Date of Award
Doctor of Philosophy (PhD)
Electrical Engineering and Computer Science
interconnection, static timing analysis, table lookup, waveform
Static timing analysis (STA) is an integral part of modern VLSI chip design. Table lookup based methods are widely used in current industry due to its fast runtime and mature algorithms. Conventional STA algorithms based on table-lookup methods are developed under many assumptions in timing analysis; however, most of those assumptions, such as that input signals and output signals can be accurately modeled as ramp waveforms, are no longer satisfactory to meet the increasing demand of accuracy for new technologies. In this dissertation, we discuss several crucial issues that conventional STA has not taken into consideration, and propose new methods to handle these issues and show that new methods produce accurate results. In logic circuits, gates may have multiple inputs and signals can arrive at these inputs at different times and with different waveforms. Different arrival times and waveforms of signals can cause very different responses. However, multiple-input transition effects are totally overlooked by current STA tools. Using a conventional single-input transition model when multiple-input transition happens can cause significant estimation errors in timing analysis. Previous works on this issue focus on developing a complicated gate model to simulate the behavior of logic gates. These methods have high computational cost and have to make significant changes to the prevailing STA tools, and are thus not feasible in practice. This dissertation proposes a simplified gate model, uses transistor connection structures to capture the behavior of multiple-input transitions and requires no change to the current STA tools.
Another issue with table lookup based methods is that the load of each gate in technology libraries is modeled as a single lumped capacitor. But in the real circuit, the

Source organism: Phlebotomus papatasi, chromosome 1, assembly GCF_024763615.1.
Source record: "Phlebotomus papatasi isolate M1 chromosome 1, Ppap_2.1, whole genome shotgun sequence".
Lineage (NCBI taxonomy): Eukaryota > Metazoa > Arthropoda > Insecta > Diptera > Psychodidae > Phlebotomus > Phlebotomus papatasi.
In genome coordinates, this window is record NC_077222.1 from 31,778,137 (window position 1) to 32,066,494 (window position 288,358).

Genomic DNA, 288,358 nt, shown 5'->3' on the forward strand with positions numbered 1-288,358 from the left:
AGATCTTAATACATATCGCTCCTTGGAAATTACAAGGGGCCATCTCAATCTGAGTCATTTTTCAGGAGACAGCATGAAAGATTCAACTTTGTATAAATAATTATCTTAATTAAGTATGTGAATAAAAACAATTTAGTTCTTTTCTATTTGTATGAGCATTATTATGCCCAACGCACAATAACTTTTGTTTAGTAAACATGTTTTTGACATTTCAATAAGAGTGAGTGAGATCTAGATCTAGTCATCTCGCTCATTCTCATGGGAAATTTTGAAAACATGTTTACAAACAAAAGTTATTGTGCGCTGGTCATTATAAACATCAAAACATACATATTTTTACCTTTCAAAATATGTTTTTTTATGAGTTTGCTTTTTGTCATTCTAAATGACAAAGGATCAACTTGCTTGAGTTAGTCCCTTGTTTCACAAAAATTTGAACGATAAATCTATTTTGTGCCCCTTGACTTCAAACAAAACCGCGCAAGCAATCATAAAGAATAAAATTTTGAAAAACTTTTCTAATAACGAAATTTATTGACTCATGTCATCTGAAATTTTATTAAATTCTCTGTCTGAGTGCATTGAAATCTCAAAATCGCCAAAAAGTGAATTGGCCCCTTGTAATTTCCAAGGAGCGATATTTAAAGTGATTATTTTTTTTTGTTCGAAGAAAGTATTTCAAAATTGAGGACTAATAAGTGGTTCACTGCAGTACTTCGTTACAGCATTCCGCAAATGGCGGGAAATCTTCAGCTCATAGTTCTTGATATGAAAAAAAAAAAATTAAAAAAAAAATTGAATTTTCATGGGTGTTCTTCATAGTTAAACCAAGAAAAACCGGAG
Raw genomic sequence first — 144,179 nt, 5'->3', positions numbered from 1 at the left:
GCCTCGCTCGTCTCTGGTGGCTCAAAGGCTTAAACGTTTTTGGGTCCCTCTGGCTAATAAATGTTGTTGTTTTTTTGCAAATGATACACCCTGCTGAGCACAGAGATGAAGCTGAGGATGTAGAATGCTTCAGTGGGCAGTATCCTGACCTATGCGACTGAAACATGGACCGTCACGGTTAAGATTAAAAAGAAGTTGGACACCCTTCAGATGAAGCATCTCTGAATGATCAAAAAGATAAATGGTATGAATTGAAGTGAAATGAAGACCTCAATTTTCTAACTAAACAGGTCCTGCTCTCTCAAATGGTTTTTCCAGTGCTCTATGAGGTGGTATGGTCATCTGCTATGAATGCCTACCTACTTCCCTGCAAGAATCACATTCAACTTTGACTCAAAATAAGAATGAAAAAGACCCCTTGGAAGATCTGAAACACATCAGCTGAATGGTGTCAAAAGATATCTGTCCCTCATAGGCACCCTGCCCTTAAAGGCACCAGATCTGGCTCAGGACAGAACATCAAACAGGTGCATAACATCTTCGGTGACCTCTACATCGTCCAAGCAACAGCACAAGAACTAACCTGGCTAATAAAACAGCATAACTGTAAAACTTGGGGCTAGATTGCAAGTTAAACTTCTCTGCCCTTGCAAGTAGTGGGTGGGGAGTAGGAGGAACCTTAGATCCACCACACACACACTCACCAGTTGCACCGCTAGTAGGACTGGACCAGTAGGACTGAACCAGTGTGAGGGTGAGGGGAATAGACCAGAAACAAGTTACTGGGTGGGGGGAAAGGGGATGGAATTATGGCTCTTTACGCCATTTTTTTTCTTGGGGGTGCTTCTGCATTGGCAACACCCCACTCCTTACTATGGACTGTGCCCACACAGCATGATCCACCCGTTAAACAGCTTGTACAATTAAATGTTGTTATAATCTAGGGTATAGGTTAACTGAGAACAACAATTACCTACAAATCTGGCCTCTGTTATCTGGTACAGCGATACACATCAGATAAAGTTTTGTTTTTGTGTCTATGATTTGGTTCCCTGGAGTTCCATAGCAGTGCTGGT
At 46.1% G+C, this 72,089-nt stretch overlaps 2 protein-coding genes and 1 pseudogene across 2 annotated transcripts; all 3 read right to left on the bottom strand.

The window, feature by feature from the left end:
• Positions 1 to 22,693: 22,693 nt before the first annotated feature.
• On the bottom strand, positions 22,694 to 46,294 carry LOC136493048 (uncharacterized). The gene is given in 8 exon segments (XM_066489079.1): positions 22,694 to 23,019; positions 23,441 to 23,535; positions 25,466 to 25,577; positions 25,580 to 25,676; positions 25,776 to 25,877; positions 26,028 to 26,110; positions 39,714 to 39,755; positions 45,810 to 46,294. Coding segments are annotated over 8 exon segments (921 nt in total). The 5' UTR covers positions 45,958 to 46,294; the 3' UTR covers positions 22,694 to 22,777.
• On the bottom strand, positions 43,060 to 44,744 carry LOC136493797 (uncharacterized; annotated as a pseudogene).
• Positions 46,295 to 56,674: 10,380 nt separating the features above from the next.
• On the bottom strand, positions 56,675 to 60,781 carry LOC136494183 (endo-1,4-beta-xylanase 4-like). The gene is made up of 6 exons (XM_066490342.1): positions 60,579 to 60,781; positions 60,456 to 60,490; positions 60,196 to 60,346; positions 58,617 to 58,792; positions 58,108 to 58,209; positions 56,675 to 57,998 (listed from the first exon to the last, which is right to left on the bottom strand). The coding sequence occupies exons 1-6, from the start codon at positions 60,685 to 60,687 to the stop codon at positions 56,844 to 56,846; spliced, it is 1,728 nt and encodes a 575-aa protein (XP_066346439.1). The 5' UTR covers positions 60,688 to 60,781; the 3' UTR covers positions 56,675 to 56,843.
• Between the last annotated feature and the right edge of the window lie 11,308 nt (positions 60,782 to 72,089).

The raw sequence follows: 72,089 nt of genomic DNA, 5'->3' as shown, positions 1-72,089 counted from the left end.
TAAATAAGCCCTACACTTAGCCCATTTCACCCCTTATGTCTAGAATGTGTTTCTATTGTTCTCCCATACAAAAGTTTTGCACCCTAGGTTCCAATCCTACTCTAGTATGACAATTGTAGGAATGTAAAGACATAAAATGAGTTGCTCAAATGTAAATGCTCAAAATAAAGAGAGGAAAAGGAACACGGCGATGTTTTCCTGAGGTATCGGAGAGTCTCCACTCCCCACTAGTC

gate connects to its subsequent gates via metal wires. As the feature size of integrated circuit scales down, the interconnection cannot be seen as a simple capacitor since the resistive shielding effect will largely affect the "equivalent" capacitance seen from the gate. As the interconnection has numerous structures, tabulating the timing data for various interconnection structures is not feasible. In this dissertation, by using the concept of equivalent admittance, we reduce an arbitrary interconnection structure into an equivalent π-model RC circuit. Many previous works have mapped the π-model to an effective capacitor, which makes the table lookup based methods useful again. However, a capacitor cannot be equivalent to a π-model circuit, and will thus result in significant inaccuracy in waveform evaluation. In order to obtain an accurate waveform at gate output, a piecewise waveform evaluation method is proposed in this dissertation. Each part of the piecewise waveform is evaluated according to the gate characteristic and load structures. Another contribution of this dissertation research is a proposed equivalent waveform search method. The signal waveforms can be very complicated in the real circuits because of noises, race hazards, etc. The conventional STA only uses one attribute (i.e., transition time) to describe the waveform shape which can cause significant estimation errors. Our approach is to develop heuristic search functions to find equivalent ramps to approximate input waveforms. Here the transition time of a final ramp can be completely different from that of the original waveform, but we can get higher accuracy on output arrival time and transition time. All of the methods mentioned in this dissertation require no changes to the prevailing STA tools, and have been verified across different process technologies.
Li, Chaobo, "Gate-level timing analysis and waveform evaluation" (2015). Dissertations - ALL. 220.